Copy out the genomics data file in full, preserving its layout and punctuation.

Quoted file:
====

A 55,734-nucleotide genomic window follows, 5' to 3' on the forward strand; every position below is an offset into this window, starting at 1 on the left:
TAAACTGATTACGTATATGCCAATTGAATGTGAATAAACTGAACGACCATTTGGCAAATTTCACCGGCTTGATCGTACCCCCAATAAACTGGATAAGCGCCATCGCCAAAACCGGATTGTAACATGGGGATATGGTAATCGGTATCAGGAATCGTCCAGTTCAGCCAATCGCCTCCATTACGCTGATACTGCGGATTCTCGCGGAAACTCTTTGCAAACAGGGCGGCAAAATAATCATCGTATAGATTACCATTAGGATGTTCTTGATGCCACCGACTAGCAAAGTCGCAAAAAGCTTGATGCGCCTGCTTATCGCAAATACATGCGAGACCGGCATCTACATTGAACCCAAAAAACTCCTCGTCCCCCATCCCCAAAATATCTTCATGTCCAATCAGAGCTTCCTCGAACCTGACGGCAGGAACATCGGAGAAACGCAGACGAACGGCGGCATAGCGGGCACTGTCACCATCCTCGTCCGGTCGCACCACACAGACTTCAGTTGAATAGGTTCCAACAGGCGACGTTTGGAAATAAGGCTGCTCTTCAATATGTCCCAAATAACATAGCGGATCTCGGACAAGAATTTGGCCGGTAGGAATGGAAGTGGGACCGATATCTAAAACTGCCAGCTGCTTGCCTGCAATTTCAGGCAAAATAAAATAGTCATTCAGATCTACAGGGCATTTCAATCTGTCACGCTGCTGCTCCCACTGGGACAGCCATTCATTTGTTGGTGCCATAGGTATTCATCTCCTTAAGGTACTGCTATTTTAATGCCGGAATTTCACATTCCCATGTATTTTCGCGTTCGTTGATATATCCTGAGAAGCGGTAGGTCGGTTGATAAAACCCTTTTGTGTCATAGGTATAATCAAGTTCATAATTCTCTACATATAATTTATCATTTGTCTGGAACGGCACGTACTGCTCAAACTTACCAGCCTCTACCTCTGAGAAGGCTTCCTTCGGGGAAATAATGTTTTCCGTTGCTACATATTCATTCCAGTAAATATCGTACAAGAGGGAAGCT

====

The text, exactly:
A 55,734-nucleotide genomic window follows, 5' to 3' on the forward strand; every position below is an offset into this window, starting at 1 on the left:
TAAACTGATTACGTATATGCCAATTGAATGTGAATAAACTGAACGACCATTTGGCAAATTTCACCGGCTTGATCGTACCCCCAATAAACTGGATAAGCGCCATCGCCAAAACCGGATTGTAACATGGGGATATGGTAATCGGTATCAGGAATCGTCCAGTTCAGCCAATCGCCTCCATTACGCTGATACTGCGGATTCTCGCGGAAACTCTTTGCAAACAGGGCGGCAAAATAATCATCGTATAGATTACCATTAGGATGTTCTTGATGCCACCGACTAGCAAAGTCGCAAAAAGCTTGATGCGCCTGCTTATCGCAAATACATGCGAGACCGGCATCTACATTGAACCCAAAAAACTCCTCGTCCCCCATCCCCAAAATATCTTCATGTCCAATCAGAGCTTCCTCGAACCTGACGGCAGGAACATCGGAGAAACGCAGACGAACGGCGGCATAGCGGGCACTGTCACCATCCTCGTCCGGTCGCACCACACAGACTTCAGTTGAATAGGTTCCAACAGGCGACGTTTGGAAATAAGGCTGCTCTTCAATATGTCCCAAATAACATAGCGGATCTCGGACAAGAATTTGGCCGGTAGGAATGGAAGTGGGACCGATATCTAAAACTGCCAGCTGCTTGCCTGCAATTTCAGGCAAAATAAAATAGTCATTCAGATCTACAGGGCATTTCAATCTGTCACGCTGCTGCTCCCACTGGGACAGCCATTCATTTGTTGGTGCCATAGGTATTCATCTCCTTAAGGTACTGCTATTTTAATGCCGGAATTTCACATTCCCATGTATTTTCGCGTTCGTTGATATATCCTGAGAAGCGGTAGGTCGGTTGATAAAACCCTTTTGTGTCATAGGTATAATCAAGTTCATAATTCTCTACATATAATTTATCATTTGTCTGGAACGGCACGTACTGCTCAAACTTACCAGCCTCTACCTCTGAGAAGGCTTCCTTCGGGGAAATAATGTTTTCCGTTGCTACATATTCATTCCAGTAAATATCGTACAAGAGGGAAGCT